HomeThe Market'Shorty' Mustang concept headed to Auctions America's Fort Lauderdale sale in March,...

‘Shorty’ Mustang concept headed to Auctions America’s Fort Lauderdale sale in March, 2015


Mustang III, or “Shorty,” was proposed as possible two-seat pony car | Drew Shipley photos for Auctions America

We are still months away from March, 2015, but Auctions America is starting to beat the drums for its annual sale at Fort Lauderdale, Florida, where it will offer up the “Shorty” Ford Mustang concept car for bidding.

Back when it was developing the Mustang, Ford did a series of concept versions, starting with the original two-seat prototype with its Ford of Germany V4 engine mounted behind the cockpit. Dan Gurney unveiled that car to the world while driving around the Watkins Glen race track during pre-race activities for the 1963 U.S. Grand Prix.

Needing more room in the passenger compartment, another Mustang concept — the “XT-Bird,” was built on a shortened Ford Falcon chassis with modified 1957 Ford Thunderbird bodywork. The car had two child-sized rear jump seats.

But Lee Iacocca was convinced Ford’s pony car needed seating for four adults and that led to the Mustang II concept, which looks much like the actual 1964 1/2 Mustang production car, except for front fenders much like those of the 1963 “bullet ‘bird” Thunderbird.

Work on that Mustang II concept, a four-seat convertible, was done at Dearborn Steel Tubing Co., a prototype shop, where Vince Gardner was chief designer. Gardner, a native of South Bend, Indiana, won the General Motors Fisher Body Craftsman Guild competition for high school students and been hired by Gordon Buehrig at Auburn-Cord-Duisenberg.

He later worked at Briggs and Budd, major Detroit suppliers, before becoming part of the “Loewy Gang,” industrial designer Raymond Loewy’s studio that included Bob Bourke, Virgil Exner and others. Gardner did Studebaker designs for several years before opening his own studio.

Gardner turned a 1947 Studebaker Champion into the Gardner Special, which won National Roadster Show honors. He was one of the competitors on the design competition for William Clay Ford’s 1956 Continental MK II.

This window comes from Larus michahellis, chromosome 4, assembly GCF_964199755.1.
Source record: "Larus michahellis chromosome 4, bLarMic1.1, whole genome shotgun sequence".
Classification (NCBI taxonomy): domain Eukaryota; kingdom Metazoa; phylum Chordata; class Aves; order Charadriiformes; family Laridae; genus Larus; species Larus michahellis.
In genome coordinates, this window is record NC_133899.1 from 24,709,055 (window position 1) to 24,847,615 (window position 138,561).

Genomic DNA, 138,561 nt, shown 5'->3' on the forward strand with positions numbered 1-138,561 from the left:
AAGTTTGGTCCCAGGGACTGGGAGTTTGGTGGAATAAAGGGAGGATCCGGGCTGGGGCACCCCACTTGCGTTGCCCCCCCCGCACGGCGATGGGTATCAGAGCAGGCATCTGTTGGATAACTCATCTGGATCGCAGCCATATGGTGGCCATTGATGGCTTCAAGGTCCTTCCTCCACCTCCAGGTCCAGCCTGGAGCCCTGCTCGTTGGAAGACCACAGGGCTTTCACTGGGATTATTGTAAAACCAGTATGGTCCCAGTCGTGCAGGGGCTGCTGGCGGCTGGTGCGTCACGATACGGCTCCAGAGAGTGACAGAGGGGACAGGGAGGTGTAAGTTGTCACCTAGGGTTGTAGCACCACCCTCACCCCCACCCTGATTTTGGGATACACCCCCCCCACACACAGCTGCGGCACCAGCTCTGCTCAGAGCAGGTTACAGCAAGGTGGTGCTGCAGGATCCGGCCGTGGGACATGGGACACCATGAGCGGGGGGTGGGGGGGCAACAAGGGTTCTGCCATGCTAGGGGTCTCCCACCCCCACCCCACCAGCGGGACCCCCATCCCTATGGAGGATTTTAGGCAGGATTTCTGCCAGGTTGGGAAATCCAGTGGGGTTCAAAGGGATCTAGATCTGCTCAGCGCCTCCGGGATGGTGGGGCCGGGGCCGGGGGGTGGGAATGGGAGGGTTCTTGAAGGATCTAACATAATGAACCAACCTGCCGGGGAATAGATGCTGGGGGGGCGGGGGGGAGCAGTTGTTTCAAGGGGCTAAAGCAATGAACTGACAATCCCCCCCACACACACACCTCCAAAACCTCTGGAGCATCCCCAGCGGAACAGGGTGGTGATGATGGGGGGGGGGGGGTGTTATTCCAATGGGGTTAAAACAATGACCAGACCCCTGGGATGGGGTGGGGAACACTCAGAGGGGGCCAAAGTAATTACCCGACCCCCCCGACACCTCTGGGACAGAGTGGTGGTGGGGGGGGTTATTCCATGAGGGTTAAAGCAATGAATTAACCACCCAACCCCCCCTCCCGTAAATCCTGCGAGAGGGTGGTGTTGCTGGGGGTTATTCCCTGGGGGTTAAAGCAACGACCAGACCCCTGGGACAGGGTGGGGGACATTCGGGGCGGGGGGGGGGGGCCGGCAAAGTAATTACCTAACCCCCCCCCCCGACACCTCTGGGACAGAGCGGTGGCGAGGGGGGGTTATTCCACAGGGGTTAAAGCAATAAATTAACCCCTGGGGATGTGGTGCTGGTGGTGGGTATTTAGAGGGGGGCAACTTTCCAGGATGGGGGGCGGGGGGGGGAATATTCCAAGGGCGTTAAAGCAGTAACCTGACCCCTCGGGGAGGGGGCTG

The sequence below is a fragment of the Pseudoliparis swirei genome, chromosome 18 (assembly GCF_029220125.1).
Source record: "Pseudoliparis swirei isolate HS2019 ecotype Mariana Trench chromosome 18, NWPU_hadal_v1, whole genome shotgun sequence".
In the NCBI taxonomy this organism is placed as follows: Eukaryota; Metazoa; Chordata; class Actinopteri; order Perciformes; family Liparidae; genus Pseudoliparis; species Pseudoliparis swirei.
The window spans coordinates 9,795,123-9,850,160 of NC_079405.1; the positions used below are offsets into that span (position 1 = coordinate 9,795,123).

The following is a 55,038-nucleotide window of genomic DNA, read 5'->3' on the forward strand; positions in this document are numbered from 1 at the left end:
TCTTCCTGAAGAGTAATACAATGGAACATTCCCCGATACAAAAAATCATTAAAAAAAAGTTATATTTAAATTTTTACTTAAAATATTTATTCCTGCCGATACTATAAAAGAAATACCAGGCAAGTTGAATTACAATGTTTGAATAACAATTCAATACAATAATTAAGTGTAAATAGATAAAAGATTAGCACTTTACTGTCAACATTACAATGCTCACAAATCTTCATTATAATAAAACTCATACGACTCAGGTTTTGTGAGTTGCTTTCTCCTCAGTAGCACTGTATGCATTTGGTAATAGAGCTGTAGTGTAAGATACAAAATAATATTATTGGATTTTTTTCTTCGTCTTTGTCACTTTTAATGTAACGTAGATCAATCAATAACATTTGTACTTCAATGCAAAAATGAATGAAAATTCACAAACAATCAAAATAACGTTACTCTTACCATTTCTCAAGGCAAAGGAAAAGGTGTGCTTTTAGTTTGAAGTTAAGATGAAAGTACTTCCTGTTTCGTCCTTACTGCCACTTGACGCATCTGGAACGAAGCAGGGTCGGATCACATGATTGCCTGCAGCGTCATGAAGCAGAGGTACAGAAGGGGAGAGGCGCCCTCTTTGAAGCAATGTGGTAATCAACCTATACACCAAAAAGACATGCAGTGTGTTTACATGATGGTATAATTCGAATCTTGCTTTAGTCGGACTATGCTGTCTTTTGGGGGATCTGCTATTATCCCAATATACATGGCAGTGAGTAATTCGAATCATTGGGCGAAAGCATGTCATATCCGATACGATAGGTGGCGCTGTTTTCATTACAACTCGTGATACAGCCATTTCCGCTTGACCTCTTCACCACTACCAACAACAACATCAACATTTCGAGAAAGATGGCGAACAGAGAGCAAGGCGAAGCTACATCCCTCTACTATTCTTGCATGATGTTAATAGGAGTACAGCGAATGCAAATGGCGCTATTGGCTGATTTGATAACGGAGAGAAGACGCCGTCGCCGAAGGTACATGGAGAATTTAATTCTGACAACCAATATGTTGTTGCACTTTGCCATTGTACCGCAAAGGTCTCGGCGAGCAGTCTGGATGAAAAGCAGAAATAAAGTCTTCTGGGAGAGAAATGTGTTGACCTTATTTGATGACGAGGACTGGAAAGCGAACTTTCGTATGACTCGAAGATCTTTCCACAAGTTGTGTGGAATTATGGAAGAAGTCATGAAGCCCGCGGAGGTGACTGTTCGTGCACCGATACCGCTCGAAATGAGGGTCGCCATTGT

In 1963 he joined Dearborn Steel Tubing, which was commissioned by Ford to do what amounted to the Mustang III concept, a Gardner-designed two-seat Mustang fastback built over a prototype Mustang chassis that had been shortened by 16 inches. A custom-created 302-cubic-inch V8 engine topped by a trio of two-barrel carburetors was beneath the car’s hood.

When so-called Shorty Mustang was unveiled as part of a traveling custom car show, “Sports Cars in Review,” at the Henry Ford Museum in 1965.

“Much to the disappointment of showgoers and its designer, Ford’s plans for limited production of the model did not pan out; and, upset at the prototype’s pending destruction; Gardner stashed it away in a nearby warehouse,” Auctions America reports in its news release about the consignment.

“It was subsequently reported stolen by Ford, who received a payout for the loss, only for the car to be discovered several months later.

“An important piece of Ford history, it eventually found its way into the possession of its current owner… in 1968. He later commissioned a complete restoration to return the car to its original condition before debuting the vehicle at the esteemed Amelia Island Concours d’Elegance in 2013. The appearance marked the first time that the car had been shown publicly in four decades. More recently, it has been displayed at numerous events across the U.S. as part of Mustang’s 50th anniversary celebrations.”

Auctions America says “Shorty” will be joined by some 500 other classic and collector cars at the Fort Lauderdale sale.

Larry Edsall
Larry Edsall
A former daily newspaper sports editor, Larry Edsall spent a dozen years as an editor at AutoWeek magazine before making the transition to writing for the web and becoming the author of more than 15 automotive books. In addition to being founding editor at ClassicCars.com, Larry has written for The New York Times and The Detroit News and was an adjunct honors professor at the Walter Cronkite School of Journalism and Mass Communication at Arizona State University.


  1. Just a little reminder: The 302 engine didn’t come until years later. This would have had a 260. They could be bored out, but not to 302, maybe 289. This was not the original engine.

    Don Hotton, Andy’s son, remembers this car well, also.

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